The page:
To see God’s glory that’s why. That’s why for all of the why’s of life. At least the ones that sting us. That’s why we have to keep our eyes open all the while on this journey. Because if we are too busy looking for Venus lining up with Jupiter or a waiting for a flower to bloom before our eyes, we might miss other unexpected things that God does “just for fun” all in the realm of displaying of His glory.

Now, what comes next in the story is not so glorious. It involved mud. But even mud is glorious.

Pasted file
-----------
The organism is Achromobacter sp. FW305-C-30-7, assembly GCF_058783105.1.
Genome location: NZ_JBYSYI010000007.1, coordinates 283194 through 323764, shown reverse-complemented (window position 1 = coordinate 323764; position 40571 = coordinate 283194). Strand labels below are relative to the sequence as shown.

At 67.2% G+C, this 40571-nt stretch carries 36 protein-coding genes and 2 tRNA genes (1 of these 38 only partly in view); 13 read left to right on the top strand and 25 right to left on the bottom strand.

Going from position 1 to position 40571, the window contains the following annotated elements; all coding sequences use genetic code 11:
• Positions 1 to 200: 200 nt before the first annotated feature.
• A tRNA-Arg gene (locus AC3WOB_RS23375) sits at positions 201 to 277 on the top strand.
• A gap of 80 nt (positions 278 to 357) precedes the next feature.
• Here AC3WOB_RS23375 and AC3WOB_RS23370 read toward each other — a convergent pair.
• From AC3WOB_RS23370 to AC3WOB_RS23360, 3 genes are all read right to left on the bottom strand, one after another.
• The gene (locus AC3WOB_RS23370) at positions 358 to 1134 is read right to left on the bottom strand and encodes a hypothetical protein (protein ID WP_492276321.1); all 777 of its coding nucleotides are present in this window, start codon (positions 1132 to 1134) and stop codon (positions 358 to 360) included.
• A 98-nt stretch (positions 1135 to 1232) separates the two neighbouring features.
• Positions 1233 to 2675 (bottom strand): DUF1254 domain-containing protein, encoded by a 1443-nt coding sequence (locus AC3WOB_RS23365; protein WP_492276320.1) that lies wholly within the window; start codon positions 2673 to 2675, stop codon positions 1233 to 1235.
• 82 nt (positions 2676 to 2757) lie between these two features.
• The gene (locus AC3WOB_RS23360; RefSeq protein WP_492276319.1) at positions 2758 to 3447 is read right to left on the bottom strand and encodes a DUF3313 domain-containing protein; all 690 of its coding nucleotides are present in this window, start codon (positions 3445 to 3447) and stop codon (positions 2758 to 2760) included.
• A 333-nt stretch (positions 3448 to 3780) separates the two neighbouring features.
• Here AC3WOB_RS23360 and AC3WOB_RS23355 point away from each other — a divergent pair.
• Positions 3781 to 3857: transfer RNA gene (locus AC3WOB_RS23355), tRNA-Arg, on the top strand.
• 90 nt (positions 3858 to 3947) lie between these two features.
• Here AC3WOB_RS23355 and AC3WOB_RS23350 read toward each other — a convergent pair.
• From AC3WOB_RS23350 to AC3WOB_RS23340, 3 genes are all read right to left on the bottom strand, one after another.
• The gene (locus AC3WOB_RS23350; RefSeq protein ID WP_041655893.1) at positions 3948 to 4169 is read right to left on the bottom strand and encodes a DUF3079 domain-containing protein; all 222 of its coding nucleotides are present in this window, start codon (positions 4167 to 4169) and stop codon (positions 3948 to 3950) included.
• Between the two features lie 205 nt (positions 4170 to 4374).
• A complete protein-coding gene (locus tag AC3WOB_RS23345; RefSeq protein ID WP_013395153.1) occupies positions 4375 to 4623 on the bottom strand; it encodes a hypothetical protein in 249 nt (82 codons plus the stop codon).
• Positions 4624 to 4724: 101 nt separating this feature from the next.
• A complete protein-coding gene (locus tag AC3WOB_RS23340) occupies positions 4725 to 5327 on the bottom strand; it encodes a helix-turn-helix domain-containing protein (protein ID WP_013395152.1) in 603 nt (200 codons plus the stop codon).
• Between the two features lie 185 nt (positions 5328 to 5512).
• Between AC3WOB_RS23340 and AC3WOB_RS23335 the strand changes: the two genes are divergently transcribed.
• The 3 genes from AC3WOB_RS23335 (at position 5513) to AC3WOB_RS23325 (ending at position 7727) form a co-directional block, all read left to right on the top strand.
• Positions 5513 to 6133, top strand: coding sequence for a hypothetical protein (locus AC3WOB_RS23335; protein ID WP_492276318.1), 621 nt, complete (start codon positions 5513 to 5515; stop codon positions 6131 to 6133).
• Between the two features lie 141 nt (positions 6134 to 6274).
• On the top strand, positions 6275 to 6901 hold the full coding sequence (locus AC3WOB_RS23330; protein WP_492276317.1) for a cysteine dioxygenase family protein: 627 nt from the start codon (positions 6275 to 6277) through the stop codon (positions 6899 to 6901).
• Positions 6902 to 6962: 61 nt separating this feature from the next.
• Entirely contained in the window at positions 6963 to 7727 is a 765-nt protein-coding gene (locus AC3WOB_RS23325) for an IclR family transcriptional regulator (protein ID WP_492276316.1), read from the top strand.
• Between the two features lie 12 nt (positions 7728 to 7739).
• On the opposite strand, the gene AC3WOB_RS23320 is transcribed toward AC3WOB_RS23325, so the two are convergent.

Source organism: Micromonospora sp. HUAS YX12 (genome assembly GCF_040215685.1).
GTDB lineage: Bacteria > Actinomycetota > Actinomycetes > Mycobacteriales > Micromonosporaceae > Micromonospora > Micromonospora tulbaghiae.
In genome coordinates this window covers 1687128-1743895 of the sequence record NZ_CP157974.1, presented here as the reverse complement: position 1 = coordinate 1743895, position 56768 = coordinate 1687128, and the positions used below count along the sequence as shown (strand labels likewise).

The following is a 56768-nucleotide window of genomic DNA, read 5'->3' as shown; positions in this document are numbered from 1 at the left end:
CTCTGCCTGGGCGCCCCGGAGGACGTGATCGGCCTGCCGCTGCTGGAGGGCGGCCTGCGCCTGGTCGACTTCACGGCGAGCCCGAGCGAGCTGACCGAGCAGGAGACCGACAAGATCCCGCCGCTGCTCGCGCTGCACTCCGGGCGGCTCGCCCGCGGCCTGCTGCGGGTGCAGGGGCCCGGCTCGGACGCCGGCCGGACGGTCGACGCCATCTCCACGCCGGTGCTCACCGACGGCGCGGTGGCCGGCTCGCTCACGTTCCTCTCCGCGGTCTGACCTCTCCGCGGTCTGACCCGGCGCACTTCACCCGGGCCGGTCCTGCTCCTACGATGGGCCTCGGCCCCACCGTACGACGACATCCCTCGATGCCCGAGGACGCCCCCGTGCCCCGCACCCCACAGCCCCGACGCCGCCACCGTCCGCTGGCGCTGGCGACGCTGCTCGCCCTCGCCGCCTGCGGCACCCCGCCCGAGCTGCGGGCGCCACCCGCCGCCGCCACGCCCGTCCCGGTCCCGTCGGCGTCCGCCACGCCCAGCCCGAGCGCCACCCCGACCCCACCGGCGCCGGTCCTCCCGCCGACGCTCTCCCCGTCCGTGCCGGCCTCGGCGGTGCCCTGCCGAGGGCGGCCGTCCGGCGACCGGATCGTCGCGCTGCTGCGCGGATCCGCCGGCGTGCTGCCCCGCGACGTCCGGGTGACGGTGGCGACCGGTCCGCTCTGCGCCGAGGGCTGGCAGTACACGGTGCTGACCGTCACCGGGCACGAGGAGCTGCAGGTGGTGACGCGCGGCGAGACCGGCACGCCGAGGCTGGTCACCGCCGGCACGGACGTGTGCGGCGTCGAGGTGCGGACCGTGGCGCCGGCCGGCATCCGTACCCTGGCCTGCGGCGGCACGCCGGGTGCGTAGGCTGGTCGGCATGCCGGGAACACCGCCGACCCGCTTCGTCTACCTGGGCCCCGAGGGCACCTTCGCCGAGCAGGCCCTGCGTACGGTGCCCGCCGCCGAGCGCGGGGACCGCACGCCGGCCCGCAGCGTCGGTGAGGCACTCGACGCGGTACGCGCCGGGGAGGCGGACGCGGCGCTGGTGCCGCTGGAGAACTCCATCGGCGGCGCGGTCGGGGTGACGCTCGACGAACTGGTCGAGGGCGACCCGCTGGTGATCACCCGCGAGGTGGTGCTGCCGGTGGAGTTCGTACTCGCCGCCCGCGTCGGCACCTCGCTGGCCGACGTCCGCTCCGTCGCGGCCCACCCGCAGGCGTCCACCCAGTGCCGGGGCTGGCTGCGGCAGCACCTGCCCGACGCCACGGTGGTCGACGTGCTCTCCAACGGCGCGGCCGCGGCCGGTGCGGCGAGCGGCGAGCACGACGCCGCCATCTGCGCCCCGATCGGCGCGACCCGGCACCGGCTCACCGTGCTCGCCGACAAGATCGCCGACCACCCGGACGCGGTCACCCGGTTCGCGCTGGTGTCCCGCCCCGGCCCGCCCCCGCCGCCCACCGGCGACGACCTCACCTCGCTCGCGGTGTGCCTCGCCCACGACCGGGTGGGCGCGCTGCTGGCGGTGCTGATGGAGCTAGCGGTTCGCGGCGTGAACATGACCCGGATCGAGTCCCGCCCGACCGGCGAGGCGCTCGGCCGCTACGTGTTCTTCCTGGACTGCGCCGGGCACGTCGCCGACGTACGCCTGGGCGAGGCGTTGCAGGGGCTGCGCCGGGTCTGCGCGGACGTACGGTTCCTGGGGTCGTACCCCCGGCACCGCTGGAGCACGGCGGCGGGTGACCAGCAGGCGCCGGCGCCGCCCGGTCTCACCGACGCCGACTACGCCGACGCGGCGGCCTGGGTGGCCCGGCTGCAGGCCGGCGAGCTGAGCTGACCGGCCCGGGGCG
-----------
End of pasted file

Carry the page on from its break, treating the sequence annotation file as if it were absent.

A Misfit, A Minor, A minute, A Manger

On Christmas Eve, the wind howled. The snowfall was fast and furious. Everything had been cancelled from flights to Christmas Eve Church Services.

I heard this voice coming from long ago. I am ashamed to say it wasn’t a bible verse or from a dear long gone grandparent. It was the voice of Santa:

“I am sorry folks, everything’s been cancelled. There is no way I can get my sleigh off the ground.”

Somehow my mind drifted into that silly sentimental Christmas Special. Rudolph, the red nosed reindeer, is made fun of and labeled a misfit. Santa realizes he actually needs him. You know the song: “Rudolph with your nose so bright. Won’t you guide my sleigh tonight? His red nose that glowed, the thing that made him the misfit, was what made him the hero in the end. Christmas, at least in the childlike secular sense, happened.